I have a special memory of a “girlie” afternoon spent with my mother in front of the Kosi coke burning stove, with her patiently teaching me to knit a pink woollen baby bonnet in the popular feather and fan pattern.   It was only due to my mother’s great patience that I had eventually mastered the art of plain and purl knitting so that I could finish my knitted squares with the same number of stitches on each row as I had started off with; Mum was prepared to sit with me and guide my efforts to make something pretty and useful to be sold at the church fete that was planned for the spring.

 

As I look back at that happy afternoon, I realise that my mother was probably really eager to get back to her own effort for a new church project which was quite innovative and must have been the subject of much vigorous discussion in the St. Andrew’s Strathfield church meetings before the launching of “The Talents Project”.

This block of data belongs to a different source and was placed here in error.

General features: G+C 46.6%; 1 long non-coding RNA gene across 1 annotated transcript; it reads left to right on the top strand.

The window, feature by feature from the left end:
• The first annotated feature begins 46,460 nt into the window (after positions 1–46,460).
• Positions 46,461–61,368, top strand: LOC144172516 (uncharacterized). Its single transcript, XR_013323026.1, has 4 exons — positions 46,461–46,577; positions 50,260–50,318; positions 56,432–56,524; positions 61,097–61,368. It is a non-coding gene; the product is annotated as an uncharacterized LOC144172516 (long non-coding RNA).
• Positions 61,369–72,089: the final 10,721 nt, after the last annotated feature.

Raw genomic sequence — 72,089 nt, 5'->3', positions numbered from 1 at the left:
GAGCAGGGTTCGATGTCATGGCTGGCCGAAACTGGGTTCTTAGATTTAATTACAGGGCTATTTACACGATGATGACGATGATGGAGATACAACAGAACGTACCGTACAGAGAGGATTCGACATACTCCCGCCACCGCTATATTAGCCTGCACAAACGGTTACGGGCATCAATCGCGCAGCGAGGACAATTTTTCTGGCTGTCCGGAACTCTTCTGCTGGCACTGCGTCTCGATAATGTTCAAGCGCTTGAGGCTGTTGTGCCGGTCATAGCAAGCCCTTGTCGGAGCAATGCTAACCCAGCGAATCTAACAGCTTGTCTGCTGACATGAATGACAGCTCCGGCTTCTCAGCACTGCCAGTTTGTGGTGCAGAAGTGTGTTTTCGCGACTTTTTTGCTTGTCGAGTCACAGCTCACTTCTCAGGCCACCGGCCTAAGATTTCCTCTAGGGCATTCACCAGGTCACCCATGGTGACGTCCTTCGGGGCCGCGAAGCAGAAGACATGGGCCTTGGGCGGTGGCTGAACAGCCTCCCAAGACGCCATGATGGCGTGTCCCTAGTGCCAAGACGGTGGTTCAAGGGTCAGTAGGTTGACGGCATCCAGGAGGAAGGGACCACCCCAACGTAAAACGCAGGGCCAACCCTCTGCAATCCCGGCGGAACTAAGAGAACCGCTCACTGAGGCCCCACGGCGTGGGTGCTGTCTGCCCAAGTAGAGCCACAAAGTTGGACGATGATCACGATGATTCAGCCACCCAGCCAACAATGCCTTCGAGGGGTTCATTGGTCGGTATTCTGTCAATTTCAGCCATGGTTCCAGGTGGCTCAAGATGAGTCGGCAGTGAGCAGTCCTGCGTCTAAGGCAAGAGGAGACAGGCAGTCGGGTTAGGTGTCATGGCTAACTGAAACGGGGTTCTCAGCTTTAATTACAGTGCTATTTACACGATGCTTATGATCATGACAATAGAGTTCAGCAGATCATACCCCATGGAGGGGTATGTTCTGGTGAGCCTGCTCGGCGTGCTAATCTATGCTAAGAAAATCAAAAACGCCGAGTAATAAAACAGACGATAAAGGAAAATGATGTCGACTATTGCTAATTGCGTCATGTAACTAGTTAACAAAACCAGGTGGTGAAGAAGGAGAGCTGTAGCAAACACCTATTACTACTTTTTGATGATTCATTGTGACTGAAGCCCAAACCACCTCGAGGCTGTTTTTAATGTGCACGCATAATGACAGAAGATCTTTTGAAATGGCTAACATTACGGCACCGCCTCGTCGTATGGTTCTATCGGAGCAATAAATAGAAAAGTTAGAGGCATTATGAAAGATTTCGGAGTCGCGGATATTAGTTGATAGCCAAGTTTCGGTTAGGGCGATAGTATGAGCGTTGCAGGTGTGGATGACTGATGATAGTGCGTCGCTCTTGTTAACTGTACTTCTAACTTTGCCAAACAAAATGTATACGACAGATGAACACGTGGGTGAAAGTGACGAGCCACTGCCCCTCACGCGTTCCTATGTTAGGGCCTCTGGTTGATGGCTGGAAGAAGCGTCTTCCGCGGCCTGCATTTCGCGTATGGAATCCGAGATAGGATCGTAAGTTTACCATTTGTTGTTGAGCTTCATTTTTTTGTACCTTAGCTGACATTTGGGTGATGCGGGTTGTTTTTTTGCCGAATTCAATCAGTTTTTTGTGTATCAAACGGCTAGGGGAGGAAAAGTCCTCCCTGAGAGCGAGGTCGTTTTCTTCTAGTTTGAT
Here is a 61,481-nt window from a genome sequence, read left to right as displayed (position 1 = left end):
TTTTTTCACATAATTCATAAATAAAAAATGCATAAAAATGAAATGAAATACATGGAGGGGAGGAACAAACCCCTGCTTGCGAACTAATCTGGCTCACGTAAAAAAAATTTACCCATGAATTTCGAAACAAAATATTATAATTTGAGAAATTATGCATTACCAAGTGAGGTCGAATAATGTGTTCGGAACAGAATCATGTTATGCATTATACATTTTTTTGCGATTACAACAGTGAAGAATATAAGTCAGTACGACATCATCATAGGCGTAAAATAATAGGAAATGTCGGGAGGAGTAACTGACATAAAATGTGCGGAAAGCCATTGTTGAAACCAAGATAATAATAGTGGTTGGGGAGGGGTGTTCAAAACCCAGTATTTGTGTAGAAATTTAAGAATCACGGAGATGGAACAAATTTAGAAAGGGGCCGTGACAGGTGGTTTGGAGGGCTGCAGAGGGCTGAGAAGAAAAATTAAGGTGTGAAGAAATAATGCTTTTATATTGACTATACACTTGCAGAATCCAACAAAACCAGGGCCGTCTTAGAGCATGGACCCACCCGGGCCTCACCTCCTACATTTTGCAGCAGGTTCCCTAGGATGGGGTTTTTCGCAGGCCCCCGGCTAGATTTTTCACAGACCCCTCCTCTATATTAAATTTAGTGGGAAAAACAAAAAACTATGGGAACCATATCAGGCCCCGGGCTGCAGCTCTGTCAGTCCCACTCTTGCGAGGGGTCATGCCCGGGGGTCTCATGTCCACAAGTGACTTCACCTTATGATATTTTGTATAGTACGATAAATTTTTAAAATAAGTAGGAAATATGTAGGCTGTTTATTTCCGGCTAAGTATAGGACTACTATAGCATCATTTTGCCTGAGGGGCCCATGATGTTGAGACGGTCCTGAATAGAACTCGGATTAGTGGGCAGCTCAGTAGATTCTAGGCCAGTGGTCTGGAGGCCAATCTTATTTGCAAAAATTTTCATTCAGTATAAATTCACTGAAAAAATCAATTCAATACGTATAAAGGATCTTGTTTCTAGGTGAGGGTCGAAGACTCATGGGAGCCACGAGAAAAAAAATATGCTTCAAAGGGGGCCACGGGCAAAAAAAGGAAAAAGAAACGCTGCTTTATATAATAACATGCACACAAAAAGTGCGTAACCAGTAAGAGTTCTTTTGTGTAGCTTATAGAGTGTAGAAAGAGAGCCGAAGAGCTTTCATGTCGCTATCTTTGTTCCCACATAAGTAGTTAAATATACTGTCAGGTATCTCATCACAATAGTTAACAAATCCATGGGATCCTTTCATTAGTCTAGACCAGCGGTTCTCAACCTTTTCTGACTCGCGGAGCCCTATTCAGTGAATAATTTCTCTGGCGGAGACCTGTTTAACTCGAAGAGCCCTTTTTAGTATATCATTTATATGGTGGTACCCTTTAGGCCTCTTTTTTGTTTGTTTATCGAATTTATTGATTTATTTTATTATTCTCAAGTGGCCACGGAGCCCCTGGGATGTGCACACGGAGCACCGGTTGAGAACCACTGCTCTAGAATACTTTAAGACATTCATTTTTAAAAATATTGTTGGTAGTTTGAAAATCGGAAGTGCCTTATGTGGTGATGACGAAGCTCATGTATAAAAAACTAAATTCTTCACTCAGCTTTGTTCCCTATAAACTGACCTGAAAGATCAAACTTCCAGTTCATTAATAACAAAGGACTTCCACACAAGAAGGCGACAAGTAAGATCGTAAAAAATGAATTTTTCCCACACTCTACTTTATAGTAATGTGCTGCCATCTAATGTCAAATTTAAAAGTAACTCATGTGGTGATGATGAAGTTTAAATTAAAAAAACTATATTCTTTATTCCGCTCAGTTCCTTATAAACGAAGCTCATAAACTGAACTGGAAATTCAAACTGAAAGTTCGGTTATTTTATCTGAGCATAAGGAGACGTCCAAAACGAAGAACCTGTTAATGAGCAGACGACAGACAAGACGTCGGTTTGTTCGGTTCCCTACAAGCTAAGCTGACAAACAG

I was probably about 11 at the time and this idea made quite an impression on me as I heard the ideas and saw the enthusiasm of the people from the church as they took on the responsibility of “looking after” God’s talents and increasing them to be returned with a healthy bonus at the end of the time that had been decided for the church’s chosen project.  I don’t know if everyone started with the same amount of money being ‘given’ by the Parish Council, but I do remember that my mother had an amount of ₤5; which in the 1950s was $10 of today’s money, although the buying power of that amount was considerably greater.  However, I do remember that if you wished you could keep ‘investing’ your profit to become appreciated as a “good and faithful servant/slave”. 

 

Certainly there was no talk of being “thrown into outer darkness or weeping and gnashing of teeth” if your enterprise failed; although I did wonder if some lazy ‘slaves’ took the easy way out and just made a donation at the end so they would not be seen by their peers to have failed.